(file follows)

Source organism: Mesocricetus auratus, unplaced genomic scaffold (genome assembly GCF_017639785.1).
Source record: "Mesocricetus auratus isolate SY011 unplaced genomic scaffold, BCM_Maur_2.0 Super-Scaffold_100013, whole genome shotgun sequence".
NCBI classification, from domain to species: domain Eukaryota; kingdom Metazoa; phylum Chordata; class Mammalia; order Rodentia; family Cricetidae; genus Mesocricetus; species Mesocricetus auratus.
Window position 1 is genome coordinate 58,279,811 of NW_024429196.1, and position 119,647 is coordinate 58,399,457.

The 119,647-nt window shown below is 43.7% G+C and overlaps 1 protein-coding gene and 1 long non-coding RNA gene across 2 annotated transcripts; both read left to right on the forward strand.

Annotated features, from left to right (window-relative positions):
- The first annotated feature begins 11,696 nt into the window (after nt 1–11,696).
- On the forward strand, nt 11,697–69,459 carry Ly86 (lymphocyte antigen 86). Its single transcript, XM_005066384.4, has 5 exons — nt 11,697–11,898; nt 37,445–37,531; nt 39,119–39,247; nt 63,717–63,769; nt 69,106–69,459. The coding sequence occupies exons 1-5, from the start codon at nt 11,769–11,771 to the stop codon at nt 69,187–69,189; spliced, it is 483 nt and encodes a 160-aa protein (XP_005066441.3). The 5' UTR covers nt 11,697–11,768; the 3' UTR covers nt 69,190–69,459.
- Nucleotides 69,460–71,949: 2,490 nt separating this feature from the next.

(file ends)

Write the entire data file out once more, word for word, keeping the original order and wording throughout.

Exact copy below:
Source organism: Mesocricetus auratus, unplaced genomic scaffold (genome assembly GCF_017639785.1).
Source record: "Mesocricetus auratus isolate SY011 unplaced genomic scaffold, BCM_Maur_2.0 Super-Scaffold_100013, whole genome shotgun sequence".
NCBI classification, from domain to species: domain Eukaryota; kingdom Metazoa; phylum Chordata; class Mammalia; order Rodentia; family Cricetidae; genus Mesocricetus; species Mesocricetus auratus.
Window position 1 is genome coordinate 58,279,811 of NW_024429196.1, and position 119,647 is coordinate 58,399,457.

The 119,647-nt window shown below is 43.7% G+C and overlaps 1 protein-coding gene and 1 long non-coding RNA gene across 2 annotated transcripts; both read left to right on the forward strand.

Annotated features, from left to right (window-relative positions):
- The first annotated feature begins 11,696 nt into the window (after nt 1–11,696).
- On the forward strand, nt 11,697–69,459 carry Ly86 (lymphocyte antigen 86). Its single transcript, XM_005066384.4, has 5 exons — nt 11,697–11,898; nt 37,445–37,531; nt 39,119–39,247; nt 63,717–63,769; nt 69,106–69,459. The coding sequence occupies exons 1-5, from the start codon at nt 11,769–11,771 to the stop codon at nt 69,187–69,189; spliced, it is 483 nt and encodes a 160-aa protein (XP_005066441.3). The 5' UTR covers nt 11,697–11,768; the 3' UTR covers nt 69,190–69,459.
- Nucleotides 69,460–71,949: 2,490 nt separating this feature from the next.